His Holiness uses this book, Beyond Religion, to further three basic premises. First, one does not have to be religious to be ethical. Second, one does not have to be religious in order to practice meditation. Third, meditation fosters the clarity and self-discipline that are necessary in order to live an ethical life. He goes on to argue that meditation should be included as part of formal ethical training in public schools because modern school systems are no longer tied to religious institutions, and so do not inculcate their students into a set of religious norms. Even if they did no single religion is a good fit for all 7 billion people alive today. The result is that, absent formal ethical training, people are adopting consumer capitalism as their default ethical system. This has dire implications for the health of the global ecology and for our ability to relate to one another compassionately. The first half of the book is spent making the case for the existence of and need for secular ethics. The second half is an introduction to meditation practice and an explanation of its benefits for the individual and for society. Both are written simply and warmly, which is amazing considering the complexity of the topic and the delicacy with which the subject must be handled. Ultimately, I found this book to be a very engaging paradox. Here is a man whose public identity is inseparable with a non-theistic religion making the case to both atheists and theists that for the good of the species mindfulness meditation should be included in public education. Skeptical atheists will likely question the value of listening to a person whose formal title is "His Holiness" and dogmatic theists will likely object to the notion of an ethical system outside of revelation. If they can get past these preconceptions and actually pick up the book they will find it to be a very unassuming, cogent and charming attempt at addressing how to deal with the breathtaking greed that seems so characteristic of our age. No matter what your preferred cosmology, I strongly encourage you to engage with this book. Even if your conclusions wind up differing from the author's you'll be richer for the encounter.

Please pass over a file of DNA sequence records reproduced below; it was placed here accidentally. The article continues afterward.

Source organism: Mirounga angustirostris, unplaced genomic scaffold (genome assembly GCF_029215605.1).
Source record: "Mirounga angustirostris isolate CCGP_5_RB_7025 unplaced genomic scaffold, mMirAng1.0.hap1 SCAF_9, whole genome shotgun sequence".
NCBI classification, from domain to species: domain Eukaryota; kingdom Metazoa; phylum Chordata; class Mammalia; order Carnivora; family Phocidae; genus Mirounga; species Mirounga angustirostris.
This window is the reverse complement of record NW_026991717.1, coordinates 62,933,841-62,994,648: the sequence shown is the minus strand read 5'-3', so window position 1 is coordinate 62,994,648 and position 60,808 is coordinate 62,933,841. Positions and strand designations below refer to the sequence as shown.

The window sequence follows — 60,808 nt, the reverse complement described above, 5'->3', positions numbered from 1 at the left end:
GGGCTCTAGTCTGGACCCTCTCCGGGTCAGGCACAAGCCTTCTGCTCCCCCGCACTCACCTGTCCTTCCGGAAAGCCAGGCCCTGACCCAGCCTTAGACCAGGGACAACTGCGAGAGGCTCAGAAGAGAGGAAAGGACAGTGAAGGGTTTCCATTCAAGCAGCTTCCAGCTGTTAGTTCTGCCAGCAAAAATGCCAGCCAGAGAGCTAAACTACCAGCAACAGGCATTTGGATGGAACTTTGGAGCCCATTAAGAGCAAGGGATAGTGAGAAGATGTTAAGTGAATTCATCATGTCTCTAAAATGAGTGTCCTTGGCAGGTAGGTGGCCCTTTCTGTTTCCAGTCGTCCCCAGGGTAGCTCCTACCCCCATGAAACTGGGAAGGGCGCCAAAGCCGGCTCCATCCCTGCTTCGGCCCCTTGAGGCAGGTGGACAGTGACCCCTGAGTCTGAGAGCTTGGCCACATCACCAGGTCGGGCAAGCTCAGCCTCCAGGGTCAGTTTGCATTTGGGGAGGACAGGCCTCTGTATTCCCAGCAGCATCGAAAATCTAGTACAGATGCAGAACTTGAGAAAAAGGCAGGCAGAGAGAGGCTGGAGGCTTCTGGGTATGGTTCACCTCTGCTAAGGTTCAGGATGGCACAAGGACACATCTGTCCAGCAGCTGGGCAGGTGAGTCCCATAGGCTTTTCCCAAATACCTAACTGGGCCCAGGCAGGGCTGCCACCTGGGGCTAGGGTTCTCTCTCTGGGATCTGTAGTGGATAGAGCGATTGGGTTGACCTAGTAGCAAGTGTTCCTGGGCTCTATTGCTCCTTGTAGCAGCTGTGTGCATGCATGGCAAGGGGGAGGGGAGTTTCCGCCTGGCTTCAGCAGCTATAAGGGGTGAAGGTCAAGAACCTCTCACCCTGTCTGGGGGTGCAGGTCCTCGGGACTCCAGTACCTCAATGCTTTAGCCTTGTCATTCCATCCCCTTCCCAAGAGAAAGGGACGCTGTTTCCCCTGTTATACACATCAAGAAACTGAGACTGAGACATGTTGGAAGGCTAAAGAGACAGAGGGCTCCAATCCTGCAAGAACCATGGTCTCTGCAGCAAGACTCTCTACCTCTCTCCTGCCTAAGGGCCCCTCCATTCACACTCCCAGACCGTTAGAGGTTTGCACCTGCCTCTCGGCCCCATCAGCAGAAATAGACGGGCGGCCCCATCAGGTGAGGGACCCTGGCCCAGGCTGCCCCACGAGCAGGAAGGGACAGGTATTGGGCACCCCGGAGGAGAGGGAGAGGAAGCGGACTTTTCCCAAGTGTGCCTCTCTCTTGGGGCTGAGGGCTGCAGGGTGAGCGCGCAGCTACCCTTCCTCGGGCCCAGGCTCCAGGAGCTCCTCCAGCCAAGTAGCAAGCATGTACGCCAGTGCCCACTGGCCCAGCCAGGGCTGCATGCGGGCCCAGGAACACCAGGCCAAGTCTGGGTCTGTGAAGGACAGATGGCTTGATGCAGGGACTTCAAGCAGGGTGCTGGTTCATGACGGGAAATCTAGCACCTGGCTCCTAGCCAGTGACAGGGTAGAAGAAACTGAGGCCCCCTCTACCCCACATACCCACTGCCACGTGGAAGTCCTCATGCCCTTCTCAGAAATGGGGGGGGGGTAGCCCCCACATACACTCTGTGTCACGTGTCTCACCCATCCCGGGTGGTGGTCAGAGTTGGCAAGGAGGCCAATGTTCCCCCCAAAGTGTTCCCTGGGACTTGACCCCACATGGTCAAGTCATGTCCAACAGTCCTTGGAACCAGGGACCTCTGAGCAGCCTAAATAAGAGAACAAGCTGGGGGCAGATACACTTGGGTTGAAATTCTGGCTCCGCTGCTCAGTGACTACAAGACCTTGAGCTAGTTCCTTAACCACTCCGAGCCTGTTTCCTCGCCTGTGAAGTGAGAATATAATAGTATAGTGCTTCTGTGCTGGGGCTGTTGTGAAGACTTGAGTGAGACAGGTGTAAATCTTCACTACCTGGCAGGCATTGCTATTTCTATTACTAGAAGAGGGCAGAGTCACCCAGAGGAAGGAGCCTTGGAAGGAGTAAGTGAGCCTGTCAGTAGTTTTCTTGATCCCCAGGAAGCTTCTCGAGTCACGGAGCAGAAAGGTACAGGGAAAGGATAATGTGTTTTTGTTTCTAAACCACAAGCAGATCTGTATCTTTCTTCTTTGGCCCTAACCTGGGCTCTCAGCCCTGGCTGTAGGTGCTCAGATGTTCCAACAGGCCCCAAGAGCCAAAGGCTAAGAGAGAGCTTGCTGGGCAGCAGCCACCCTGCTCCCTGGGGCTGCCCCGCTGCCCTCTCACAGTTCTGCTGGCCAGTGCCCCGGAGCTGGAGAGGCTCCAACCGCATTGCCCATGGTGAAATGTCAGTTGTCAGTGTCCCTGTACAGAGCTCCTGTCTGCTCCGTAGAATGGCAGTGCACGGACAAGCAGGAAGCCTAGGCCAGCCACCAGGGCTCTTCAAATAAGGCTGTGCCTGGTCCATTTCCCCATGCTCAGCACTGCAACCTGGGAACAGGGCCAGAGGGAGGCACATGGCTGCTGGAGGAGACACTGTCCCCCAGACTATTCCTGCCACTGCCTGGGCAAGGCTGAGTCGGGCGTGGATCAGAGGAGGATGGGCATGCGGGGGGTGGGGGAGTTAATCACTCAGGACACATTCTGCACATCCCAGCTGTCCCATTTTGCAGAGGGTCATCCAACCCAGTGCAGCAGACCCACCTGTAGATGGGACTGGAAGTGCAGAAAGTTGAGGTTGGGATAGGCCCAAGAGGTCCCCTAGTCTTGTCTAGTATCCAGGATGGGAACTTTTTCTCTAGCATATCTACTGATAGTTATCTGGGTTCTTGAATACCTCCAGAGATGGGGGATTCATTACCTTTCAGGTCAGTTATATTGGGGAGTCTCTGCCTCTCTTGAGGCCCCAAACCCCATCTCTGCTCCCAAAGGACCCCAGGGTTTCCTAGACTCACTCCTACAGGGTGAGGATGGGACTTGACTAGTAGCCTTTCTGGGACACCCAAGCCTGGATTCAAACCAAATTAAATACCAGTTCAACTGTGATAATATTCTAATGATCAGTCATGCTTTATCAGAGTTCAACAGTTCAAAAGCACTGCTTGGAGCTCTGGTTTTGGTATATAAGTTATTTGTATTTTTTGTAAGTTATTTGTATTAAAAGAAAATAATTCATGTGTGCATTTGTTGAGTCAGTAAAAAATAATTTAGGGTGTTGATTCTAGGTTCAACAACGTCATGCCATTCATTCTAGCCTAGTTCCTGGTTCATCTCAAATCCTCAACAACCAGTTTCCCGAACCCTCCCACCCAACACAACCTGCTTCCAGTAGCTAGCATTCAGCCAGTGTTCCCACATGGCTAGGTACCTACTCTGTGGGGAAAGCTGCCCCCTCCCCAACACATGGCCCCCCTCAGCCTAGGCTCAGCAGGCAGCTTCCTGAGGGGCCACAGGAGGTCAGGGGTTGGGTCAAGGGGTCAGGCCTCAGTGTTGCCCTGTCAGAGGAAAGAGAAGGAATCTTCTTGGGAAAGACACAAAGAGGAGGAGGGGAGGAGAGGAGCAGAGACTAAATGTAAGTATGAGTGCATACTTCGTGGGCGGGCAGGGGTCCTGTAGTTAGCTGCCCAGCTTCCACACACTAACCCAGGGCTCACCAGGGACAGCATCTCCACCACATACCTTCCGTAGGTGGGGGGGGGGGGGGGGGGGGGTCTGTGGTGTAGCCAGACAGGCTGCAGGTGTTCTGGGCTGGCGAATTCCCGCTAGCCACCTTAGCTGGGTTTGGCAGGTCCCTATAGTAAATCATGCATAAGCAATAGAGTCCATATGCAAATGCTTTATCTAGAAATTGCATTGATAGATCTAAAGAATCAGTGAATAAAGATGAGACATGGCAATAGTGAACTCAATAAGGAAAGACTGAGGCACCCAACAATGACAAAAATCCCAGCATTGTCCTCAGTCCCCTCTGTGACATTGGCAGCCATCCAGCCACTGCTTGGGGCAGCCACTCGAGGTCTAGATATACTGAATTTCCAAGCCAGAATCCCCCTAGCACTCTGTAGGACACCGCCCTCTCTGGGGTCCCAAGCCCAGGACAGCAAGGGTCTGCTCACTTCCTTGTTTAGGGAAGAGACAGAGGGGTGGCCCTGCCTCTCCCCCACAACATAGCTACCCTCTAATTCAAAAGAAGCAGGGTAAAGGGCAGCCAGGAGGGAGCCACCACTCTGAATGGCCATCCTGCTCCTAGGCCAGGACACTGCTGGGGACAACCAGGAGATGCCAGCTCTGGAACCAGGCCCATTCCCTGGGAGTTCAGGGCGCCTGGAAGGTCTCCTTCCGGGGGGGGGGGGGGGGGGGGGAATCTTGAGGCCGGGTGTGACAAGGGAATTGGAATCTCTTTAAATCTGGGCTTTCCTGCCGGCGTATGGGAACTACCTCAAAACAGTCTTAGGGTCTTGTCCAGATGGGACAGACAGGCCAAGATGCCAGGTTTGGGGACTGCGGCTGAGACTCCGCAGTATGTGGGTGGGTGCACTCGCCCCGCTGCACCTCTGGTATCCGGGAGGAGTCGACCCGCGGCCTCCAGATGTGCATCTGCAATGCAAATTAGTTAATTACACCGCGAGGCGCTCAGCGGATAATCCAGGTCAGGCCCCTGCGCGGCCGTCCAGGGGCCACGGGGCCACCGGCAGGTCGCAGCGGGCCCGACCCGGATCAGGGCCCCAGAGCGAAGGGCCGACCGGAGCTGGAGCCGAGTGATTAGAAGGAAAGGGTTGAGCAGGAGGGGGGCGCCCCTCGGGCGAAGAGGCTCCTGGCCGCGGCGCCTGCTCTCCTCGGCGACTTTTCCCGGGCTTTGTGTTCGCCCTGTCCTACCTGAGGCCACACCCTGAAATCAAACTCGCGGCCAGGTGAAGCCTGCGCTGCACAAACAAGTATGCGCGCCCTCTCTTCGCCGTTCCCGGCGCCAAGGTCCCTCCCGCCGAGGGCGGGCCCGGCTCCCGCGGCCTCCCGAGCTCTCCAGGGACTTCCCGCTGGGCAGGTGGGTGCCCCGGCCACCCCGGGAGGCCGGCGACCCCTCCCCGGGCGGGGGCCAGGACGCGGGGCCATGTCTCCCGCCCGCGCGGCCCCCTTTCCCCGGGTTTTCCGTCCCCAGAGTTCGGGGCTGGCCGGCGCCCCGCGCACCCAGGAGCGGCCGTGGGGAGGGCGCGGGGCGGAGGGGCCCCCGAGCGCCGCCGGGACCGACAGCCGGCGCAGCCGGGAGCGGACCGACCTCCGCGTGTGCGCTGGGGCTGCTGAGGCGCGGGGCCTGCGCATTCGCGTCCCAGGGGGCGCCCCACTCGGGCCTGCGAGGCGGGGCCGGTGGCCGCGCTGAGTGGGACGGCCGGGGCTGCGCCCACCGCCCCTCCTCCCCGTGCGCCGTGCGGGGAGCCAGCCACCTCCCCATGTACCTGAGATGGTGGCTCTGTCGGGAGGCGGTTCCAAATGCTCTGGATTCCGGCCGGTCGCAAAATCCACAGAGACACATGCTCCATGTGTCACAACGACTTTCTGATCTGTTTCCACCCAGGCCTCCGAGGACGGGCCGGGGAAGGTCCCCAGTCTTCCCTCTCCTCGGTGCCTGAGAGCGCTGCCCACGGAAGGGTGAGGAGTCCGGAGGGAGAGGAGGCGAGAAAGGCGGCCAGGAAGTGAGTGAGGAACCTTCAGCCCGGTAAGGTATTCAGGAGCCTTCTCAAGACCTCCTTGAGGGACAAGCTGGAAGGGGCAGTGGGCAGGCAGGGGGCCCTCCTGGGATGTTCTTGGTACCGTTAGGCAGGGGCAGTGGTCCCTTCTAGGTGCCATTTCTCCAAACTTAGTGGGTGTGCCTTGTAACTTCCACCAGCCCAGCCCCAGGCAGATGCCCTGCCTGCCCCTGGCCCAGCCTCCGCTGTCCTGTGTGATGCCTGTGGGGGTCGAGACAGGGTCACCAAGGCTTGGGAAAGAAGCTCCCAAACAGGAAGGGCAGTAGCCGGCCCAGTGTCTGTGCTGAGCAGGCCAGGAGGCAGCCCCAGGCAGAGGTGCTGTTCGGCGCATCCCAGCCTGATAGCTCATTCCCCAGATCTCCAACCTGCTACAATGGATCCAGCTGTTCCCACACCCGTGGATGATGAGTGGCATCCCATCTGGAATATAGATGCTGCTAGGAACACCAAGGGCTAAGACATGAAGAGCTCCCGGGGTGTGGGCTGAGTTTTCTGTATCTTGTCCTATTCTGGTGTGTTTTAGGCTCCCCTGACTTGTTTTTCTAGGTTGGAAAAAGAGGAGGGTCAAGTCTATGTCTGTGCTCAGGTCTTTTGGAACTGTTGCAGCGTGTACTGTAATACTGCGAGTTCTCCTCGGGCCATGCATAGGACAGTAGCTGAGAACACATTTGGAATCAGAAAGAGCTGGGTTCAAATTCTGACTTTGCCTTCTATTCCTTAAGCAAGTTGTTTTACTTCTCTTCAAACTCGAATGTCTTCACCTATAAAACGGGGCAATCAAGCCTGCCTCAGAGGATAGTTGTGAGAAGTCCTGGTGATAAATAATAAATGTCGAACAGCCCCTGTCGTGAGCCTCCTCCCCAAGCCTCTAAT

Bidwell-Glaze on LibraryThing More than 1 year ago
This book, Beyond Religion, speaks from the Eastern values and words causing me to re-think the words; secular to include those who have faith; and mental to include the heart; and so many other definitions. I am grateful for the way the author defines the words he uses the first time he does so, in a way that causes me to think, and not to feel condescended to. I had not considered the ideal of compassion being the foundation for my own happiness, although it made me happy to be able to help others. This book gave me the tools to help me create in myself the kind of person I want to be.
kurvanas on LibraryThing More than 1 year ago
This is a very nice, brief collection from His Holiness that is best summed up by paraphrasing from the book itself: People cannot live without the dignity we all deserve as humans. Though technically a furtherance of his seminal work Ethics for a New Millennium, it is a stand alone, crystal-clear guidebook for embracing the post-religious world.This is a succinct, gentle reminder that simple empathy and compassion go a long way towards healing all that ails the world. The book tunes out the white-noise of our hectic lives. It cuts through confusion. The lesson is easy. Despite the ever-turning wheel of material/technological/political change, simple guidelines for simply improving life are easy to follow.Of course the sticking to them is the hard part. But this book is full of reminders about how to stay on the path. One of my favorite (and I think most important) prompts was his call to always educate future generations. It is our responsibility and should be our chief priority. This book is a good start in teaching "ethics for a whole world."